In Memory of George Floyd: Three Years On
In this blog to mark George Floyd’s Anniversary on 25th May, ALLFIE’s Disabled Black Lives Matter (DBLM) group highlights its ongoing dedication to challenging racial and intersectional inequality of Black Disabled people, and promoting social justice for ALL Disabled people within the education system.
ALLFIE’s Disabled Black Lives Matter (DBLM) Group maintains its dedication to challenging racial and intersectional inequality of Black Disabled people, in solidarity with Black Lives Matter movement, to promote the social justice of ALL Disabled people within the education system.
This has been a difficult period, with numerous challenges encountered recently. For instance:
- Our article highlights the ongoing efforts of ALLFIE to challenge the inhumane treatment of Disabled individuals in what are regarded as ‘care homes’, as reported in the Guardian. The campaign is a response to the appalling instances of abuse suffered by young people in privately-operated care facilities. Disturbing reports have revealed that Black women and girls placed in Doncaster homes have had their hair forcefully shaved shortly after arrival, often disregarding the wishes of their parents.
- At highlighted in Voice Online, Department for Education (DfE) reported that Black Caribbean pupils in Britain have the second highest percentage (5.4%) of pupils with an Education, Health, and Care Plan. Many Black parents of Disabled children further stated that despite having these legal plans, they still face challenges in obtaining the necessary support for their children.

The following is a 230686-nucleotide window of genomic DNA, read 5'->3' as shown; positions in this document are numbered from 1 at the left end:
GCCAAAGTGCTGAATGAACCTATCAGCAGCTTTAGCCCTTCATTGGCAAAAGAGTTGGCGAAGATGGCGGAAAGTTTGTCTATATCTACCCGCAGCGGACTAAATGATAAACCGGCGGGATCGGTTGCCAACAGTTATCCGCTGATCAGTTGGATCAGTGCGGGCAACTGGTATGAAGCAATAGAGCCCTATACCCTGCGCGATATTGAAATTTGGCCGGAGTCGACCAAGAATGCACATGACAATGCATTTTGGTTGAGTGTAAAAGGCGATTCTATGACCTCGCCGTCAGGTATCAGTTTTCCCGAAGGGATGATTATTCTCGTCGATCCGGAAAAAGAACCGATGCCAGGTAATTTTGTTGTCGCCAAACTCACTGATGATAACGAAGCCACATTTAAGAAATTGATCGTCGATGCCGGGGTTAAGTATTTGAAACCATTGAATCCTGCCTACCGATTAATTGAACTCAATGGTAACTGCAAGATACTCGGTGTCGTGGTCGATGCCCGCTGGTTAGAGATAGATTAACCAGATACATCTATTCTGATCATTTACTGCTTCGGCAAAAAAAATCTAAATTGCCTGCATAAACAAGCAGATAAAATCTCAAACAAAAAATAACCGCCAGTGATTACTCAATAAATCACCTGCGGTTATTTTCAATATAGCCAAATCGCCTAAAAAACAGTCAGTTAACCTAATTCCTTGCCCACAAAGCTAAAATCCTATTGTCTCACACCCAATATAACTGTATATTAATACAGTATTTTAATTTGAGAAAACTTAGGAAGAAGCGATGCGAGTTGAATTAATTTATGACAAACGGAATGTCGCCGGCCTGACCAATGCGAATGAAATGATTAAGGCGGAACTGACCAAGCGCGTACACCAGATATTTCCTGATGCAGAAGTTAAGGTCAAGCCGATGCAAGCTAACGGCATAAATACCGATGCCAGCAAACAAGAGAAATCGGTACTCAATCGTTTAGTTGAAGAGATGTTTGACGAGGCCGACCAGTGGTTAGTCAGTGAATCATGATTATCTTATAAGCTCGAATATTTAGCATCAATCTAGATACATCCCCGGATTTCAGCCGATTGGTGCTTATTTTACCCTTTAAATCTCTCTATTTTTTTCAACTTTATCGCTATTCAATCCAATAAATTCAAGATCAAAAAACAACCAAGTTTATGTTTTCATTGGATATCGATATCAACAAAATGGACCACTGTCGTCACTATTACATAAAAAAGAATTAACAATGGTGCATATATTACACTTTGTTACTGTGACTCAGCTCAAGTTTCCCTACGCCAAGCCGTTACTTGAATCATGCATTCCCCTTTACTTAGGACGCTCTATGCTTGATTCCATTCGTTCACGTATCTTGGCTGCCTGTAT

- As seen in our response, the SEND Review acknowledges the system’s failure in supporting Disabled children, but it lacks a focus on rights and justice for all Disabled people. It reinforces social injustice and inequality, especially in education, and promotes oppressive discriminatory practices.
Where are we now?
Following the brutal, barbaric, murder and execution of George Floyd, ALLFIE launched a campaign in June 2020 in solidarity with the Black Lives Matter movement, founded by 11 core members. This campaign focuses on challenging the intersectional inequalities, between race, disability and other oppressions, experienced by Black/Global Majority Disabled individuals.
Since 2020, DBLM has been unwavering in their efforts to drive an intersectional framework into ALLFIE’s work, which recognises intersectional injustices. A notable project involved interviewing renowned artist and film director Sir Steve McQueen, centred around his Small Axe BBC Drama TV series. This collection consists of five short dramas that authentically portray the lives and oppression experienced by Black British individuals from the 1960s – 1980s, with a specific emphasis on an episode that explores the theme of education. DBLM were also in conversation with Professor Patrick Vernon on his lived experience of his journey of becoming an activist as someone labelled as ‘educationally subnormal’ because of his speech impairment. DBLM has also had the privilege of expanding its international networks over the past two years. They were extended an invitation by VNDI.Brasil, a campaign group based in Brazil that advocates for the rights of Black Disabled individuals, during their visit to the UK. Additionally, ALLFIE has also been conducting a research project, funded by the Runnymede Trust, to help us to better understand the intersectional experiences of Disabled Black/Global Majority children in mainstream schools.
ALLFIE’s DBLM acknowledges the necessity of this continued fight to end ALL forms of injustices and inequalities. The murder of George Floyd has continued to bring forward the systemic injustices that are deeply embedded in all fabrics of society. It is imperative that we, as a collective, continue to confront and question these injustices in every aspect of our approach and practices.